ABC founder and executive director Mark Blumenthal will lay out the new publications that have been released and work that is planned for near term publication at the 17th Oxford International Conference on the Science of Botanicals that is being put on by the university’s National Center for Natural Products Research (NCNPR). The center, which is headed by Ikhlas Khan, PhD, is associated with the university’s pharmacy school. The university is located in Oxford, MS.
Blumenthal said ABC’s Botanical Adulterants Program, which is cosponsored by NCNPR as well as the American Herbal Pharmacopoeia, is meant to shed light on common adulterants found in the marketplace. This is both to highlight the issue as well as to clue in analytical chemists working in the field as to what to look for. Sometimes the answer to that question can be another, cheaper botanical that has a similar chromatographic profile, sometimes it can be a purified chemical such as an organic acid to give a particular spike on a readout. Or the adulterant can be wholly surprising, such as is the case with grapefruit seed extract, the subject of the latest publication in the series of bulletins published by the program.
“All of the eleven published analyses so far on GFSE have shown that at least some of these extracts are adulterated with a synthetic disinfectant,” Blumenthal told NutraIngredients-USA.
“Since last year’s conference there has been significant growth in our program. After the GFSE bulletin, there will a lab guidance document on GFSE coming out,” he said.
The news that adulterated GFSE can be found in the marketplace is not new, Blumenthal said. ABC published an article about it in its HerbalGram magazine in 2012. But the nature of the precise adulterants tends to be a moving target and necessitated a new publication on the ingredient in the standard bulletin format. Blumenthal said the new bulletin is set to be made available in the next few days.
The prime benefit of GFSE as a dietary ingredient is its purported antimicrobial properties theoretically conferred by the triterpenes in the product which include limonoids and flavonoids. Blumenthal said there is no record of use of grapefruit seeds in any historical or traditional medical systems as far as ABC's research has been able to determine. But synthetic versions of this product that started to show up in the marketplace in recent decades include constituents such as biocides like benzalkonium chloride, a synthetic compound found in OTC nasal sprays and mouthwashes. Other common adulterants along this line are methylparaben and triclosan. But none of them are meant for the benefits that consumers look to GFSE to supply, that being acting as a natural botanical antimicrobial, and of course none of them appear on the label.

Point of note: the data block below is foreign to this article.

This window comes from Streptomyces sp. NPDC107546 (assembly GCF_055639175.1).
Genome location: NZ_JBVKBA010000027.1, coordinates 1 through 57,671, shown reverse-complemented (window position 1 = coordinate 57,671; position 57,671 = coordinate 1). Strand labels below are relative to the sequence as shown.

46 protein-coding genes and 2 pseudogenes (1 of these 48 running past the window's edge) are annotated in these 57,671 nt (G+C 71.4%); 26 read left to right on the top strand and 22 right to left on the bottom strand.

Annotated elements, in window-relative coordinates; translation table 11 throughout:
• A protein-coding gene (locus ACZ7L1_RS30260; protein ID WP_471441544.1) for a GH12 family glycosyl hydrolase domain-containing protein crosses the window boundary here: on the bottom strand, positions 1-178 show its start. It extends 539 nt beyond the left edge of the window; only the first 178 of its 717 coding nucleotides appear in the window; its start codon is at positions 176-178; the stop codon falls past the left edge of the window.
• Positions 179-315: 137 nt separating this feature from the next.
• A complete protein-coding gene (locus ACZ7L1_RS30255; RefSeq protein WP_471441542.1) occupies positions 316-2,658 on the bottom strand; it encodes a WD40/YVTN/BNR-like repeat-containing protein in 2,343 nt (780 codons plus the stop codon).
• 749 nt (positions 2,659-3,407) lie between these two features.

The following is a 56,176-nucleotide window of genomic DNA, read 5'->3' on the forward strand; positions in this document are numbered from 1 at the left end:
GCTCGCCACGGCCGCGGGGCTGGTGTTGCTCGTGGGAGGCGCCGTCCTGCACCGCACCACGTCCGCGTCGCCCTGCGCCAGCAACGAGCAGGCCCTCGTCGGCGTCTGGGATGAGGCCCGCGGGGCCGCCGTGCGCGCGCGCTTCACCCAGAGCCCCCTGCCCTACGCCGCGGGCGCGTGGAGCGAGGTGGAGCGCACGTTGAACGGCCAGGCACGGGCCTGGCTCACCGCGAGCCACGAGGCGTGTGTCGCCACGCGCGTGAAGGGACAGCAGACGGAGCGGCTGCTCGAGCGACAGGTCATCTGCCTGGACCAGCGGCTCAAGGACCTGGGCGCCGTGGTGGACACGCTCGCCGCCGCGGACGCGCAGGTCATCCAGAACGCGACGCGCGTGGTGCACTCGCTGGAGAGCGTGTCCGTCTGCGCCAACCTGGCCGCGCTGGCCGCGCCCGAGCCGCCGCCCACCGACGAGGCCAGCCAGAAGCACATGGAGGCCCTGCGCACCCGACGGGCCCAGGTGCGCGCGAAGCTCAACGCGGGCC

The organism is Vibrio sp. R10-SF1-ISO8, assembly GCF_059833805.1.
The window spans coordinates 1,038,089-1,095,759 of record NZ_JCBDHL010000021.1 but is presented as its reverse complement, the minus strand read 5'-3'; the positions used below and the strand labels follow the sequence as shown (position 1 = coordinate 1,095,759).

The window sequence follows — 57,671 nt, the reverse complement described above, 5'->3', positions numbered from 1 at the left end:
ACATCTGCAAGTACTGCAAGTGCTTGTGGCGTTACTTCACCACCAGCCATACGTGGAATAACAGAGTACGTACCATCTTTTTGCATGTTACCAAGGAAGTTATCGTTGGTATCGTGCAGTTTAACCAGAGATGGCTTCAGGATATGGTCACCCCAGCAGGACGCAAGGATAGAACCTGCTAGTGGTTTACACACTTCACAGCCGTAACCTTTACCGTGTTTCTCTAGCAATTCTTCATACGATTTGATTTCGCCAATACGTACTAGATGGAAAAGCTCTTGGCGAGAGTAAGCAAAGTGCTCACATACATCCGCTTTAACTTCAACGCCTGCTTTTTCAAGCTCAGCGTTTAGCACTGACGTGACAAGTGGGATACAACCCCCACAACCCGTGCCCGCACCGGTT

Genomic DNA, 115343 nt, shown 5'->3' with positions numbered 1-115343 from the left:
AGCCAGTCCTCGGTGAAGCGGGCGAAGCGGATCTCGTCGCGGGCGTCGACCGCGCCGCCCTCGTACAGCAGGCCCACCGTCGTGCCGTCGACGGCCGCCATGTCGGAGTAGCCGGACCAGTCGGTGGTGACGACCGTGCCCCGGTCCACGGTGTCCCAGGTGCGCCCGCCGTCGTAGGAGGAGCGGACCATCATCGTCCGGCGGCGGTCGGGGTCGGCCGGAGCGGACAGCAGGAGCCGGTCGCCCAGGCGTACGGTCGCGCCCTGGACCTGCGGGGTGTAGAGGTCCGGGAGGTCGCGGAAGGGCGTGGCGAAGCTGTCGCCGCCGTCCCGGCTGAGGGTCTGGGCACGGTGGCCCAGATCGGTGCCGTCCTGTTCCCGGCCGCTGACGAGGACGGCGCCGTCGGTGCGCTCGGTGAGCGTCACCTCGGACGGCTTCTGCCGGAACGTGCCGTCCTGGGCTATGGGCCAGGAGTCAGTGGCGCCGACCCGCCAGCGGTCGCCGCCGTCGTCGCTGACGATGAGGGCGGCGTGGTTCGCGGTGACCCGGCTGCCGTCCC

“The purported benefit of GFSE is as an antimicrobial, so people are almost selling it as a natural antibiotic,” Blumenthal said. In addition to the internal use by some consumers to deal with the proliferation of undesirable gut microbes, GFSE has also been mentioned as a ‘natural’ way to deal with bacterial contamination in food processing.
Blumenthal said that the GFSE publications will join publications on saw palmetto and bilberry that the program has produced this year. Since its inception, the program has been accelerating the pace of publication each year, a development that was facilitated by hiring Stefan Gafner, PhD, as the group’s chief science officer in late 2013.
“This is our ninth bulletin in less than a year and is our 30th publication in the entire program,” Blumenthal said.